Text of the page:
What is the CSB/REDUX retirement plan?
If you read my last article, you now know what the US Military retirement system looks like, and how much you stand to be paid at the end of your service should you serve a cumulative of 20 years of active service. I had mentioned the CSB/REDUX plan very shortly during the last article; giving a TL;DR statement that the CSB/REDUX is generally not a good deal.
So what is the CSB/REDUX? It stands for Career Status Bonus, which is a part of the REDUX retirement system. It sounds like they are two separate things; and in a way they are. But they are a package deal, as you cannot opt for one without opting for the other as well. The CSB bonus is a one-time payment of $30,000 to the Soldier enrolling in the CSB/REDUX program. It is payable on the first day of the 15th year of active service. This cash payment is taxable, though if you elect to receive the CSB and you are deployed to a Combat Tax Exempt zone on the 1st day of the 15th year of your service, it will not be taxed so long as your total compensation does not eclipse the pay of the CSM of the Army (as is tradition).
The thought process is that, at your 15th year of service, you should start looking to the future for what you will do when you retire. $30k of cash can open lots of possibilities up to you when planning for the future. Investing in a possible future business venture or civilian training or even a major purchase can help make sure you are ready to separate when the time comes.
But this bonus does not come free. As stated above, you must elect also to use the REDUX retirement system. The REDUX system changes your retirement pay in two key ways; it changes how your retirement multiplier is calculated and it changes the way your cost of living adjustment is calculated each year when you do retire.
So, let’s review the normal retirement (High 3 or 36) calculation for a refresher.
For the REDUX system, the equation is altered at the “Retirement multiplier” portion. But the change is two fold. The first 20 years of active federal service count for a multiplier of 2.0 instead of 2.5. Every year after the first 20 count for a multiplier of 3.5. So, the equation becomes more complex:
So the immediate implication of the adjustment is that, should you decide to retire at 20 YAFS, your retirement percentage would be 40% instead of the 50% that you would be getting with the High-36 system. REDUX attempts to make up for this by adding a whole point to the per year increase of the retirement multiplier (3.5 vs the 2.5 for High-36). Using this increased multiplier, a service member can get back to the whole 50% by their 23rd YAFS, and fully catch up to where the High-36 system would be comparatively by the 30th YAFS (though, it is worth noting here that very few service members are able to make it to their 30th YAFS due to the limited availability of promotions and slots).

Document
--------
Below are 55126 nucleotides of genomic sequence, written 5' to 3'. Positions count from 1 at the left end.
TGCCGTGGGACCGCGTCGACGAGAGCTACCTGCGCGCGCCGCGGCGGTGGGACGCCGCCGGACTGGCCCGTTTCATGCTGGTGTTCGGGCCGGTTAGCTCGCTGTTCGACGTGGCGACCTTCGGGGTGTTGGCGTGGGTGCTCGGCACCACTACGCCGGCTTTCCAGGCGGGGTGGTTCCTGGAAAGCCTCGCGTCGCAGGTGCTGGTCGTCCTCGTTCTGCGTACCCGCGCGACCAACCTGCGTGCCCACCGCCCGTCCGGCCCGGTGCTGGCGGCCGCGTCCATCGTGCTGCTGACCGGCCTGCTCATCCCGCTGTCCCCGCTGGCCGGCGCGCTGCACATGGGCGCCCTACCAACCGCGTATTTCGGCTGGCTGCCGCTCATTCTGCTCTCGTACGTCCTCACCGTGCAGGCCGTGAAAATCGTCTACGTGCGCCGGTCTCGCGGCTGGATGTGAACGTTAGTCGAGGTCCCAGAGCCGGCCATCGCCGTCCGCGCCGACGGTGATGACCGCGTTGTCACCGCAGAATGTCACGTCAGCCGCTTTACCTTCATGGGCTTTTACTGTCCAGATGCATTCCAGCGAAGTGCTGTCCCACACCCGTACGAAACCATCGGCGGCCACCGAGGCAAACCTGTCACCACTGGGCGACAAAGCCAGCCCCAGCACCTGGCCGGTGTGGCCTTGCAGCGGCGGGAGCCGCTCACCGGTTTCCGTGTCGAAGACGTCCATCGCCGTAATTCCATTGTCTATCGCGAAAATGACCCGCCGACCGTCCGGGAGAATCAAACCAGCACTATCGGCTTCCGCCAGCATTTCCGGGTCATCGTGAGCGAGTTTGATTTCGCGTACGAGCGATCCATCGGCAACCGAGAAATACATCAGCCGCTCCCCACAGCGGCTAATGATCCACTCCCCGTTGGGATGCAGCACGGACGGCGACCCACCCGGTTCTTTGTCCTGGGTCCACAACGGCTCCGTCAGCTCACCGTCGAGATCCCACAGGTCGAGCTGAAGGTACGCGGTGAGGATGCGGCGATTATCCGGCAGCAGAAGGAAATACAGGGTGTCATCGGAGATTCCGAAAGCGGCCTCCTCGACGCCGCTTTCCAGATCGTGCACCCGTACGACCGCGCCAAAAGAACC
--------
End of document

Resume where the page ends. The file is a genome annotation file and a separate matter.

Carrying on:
The second change to the REDUX package compared to the High-36 is the COLA adjustment. As stated in the last article, the High-36 package adjusts retirement pay each year according to the percentage change in the Consumer Price Index (CPI). Normal adjustments are between 1-3%. REDUX plans the same way, except that the adjustment will be reduced by 1% point. For example, if the CPI increase for the year was 3% and someone with a High-36 plan had their pay increased by 3%, a REDUX plan increase would only be 2%.
The REDUX plan makes up for this with a one-time re-computation of retirement pay at age 62. The first adjustment is to the retirement multiplier. This adjustment effectively returns the multiplier to where it would be if the service member would have retired under the “High-36” system. For example, if you retire with the REDUX plan at 20 years, at age 62 your retirement multiplier will be changed from 40% to 50%. The same adjustment applies for any other YAFS calculation. The second adjustment is to the COLA. Like above, the COLA rate is caught up as if you were on the High-36 system. So every 1% that was missed out on is now adjusted back to the full percentage. However, after this adjustment, further COLA adjustments are still calculated at 1% below the CPI adjustment.
*As a non-footnote footnote, if a service member elects to receive the CSB and fails to reach 20 YAFS, the service member must repay a pro-rated share of the bonus.
The thought process behind the Armed Forces actually offering the CSB/REDUX package is two-fold. First, the system encourages long term service. This helps the Armed Forces keep more personnel in beyond the 20 year drop off, expanding the talent pool so that when promotion time comes around, the Armed Forces can select the highest possible qualified personnel.
Second, the program saves the government a significant chunk of money. There are several reasons for this, most of which I will get into in the next article.
But let me end with this. I do not look down on those who choose to take the CSB. In fact, it can be an extremely useful pot of money to draw on. It may not be in your financial best interests to take the bonus in most circumstances, but if it is wisely used, it can increase your quality of life and even help you navigate to a good career after retirement.
But the key word in that sentence was “Wisely”.
That being said, I am now back from my break. I will not be publishing a comic this week, but look forward to a new video on Monday!